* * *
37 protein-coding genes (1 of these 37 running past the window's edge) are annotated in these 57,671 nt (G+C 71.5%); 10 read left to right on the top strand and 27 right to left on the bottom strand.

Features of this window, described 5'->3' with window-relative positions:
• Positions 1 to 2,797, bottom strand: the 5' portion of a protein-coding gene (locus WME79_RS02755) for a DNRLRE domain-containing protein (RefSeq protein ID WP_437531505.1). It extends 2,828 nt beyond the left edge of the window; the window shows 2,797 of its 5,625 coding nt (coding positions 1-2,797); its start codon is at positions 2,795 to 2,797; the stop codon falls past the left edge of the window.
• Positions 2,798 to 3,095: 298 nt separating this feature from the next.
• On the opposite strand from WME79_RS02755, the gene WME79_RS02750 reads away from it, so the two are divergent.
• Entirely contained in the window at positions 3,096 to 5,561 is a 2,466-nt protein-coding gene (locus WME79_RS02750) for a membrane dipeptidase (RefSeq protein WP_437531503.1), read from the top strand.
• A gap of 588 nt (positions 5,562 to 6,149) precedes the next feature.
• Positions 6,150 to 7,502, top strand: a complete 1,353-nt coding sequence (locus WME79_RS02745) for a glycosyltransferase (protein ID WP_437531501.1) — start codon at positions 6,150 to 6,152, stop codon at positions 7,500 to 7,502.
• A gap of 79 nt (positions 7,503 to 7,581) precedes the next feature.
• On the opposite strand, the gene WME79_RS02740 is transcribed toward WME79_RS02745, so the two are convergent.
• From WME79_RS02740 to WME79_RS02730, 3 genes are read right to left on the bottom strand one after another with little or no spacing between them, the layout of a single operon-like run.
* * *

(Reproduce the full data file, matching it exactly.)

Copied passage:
37 protein-coding genes (1 of these 37 running past the window's edge) are annotated in these 57,671 nt (G+C 71.5%); 10 read left to right on the top strand and 27 right to left on the bottom strand.

Features of this window, described 5'->3' with window-relative positions:
• Positions 1 to 2,797, bottom strand: the 5' portion of a protein-coding gene (locus WME79_RS02755) for a DNRLRE domain-containing protein (RefSeq protein ID WP_437531505.1). It extends 2,828 nt beyond the left edge of the window; the window shows 2,797 of its 5,625 coding nt (coding positions 1-2,797); its start codon is at positions 2,795 to 2,797; the stop codon falls past the left edge of the window.
• Positions 2,798 to 3,095: 298 nt separating this feature from the next.
• On the opposite strand from WME79_RS02755, the gene WME79_RS02750 reads away from it, so the two are divergent.
• Entirely contained in the window at positions 3,096 to 5,561 is a 2,466-nt protein-coding gene (locus WME79_RS02750) for a membrane dipeptidase (RefSeq protein WP_437531503.1), read from the top strand.
• A gap of 588 nt (positions 5,562 to 6,149) precedes the next feature.
• Positions 6,150 to 7,502, top strand: a complete 1,353-nt coding sequence (locus WME79_RS02745) for a glycosyltransferase (protein ID WP_437531501.1) — start codon at positions 6,150 to 6,152, stop codon at positions 7,500 to 7,502.
• A gap of 79 nt (positions 7,503 to 7,581) precedes the next feature.
• On the opposite strand, the gene WME79_RS02740 is transcribed toward WME79_RS02745, so the two are convergent.
• From WME79_RS02740 to WME79_RS02730, 3 genes are read right to left on the bottom strand one after another with little or no spacing between them, the layout of a single operon-like run.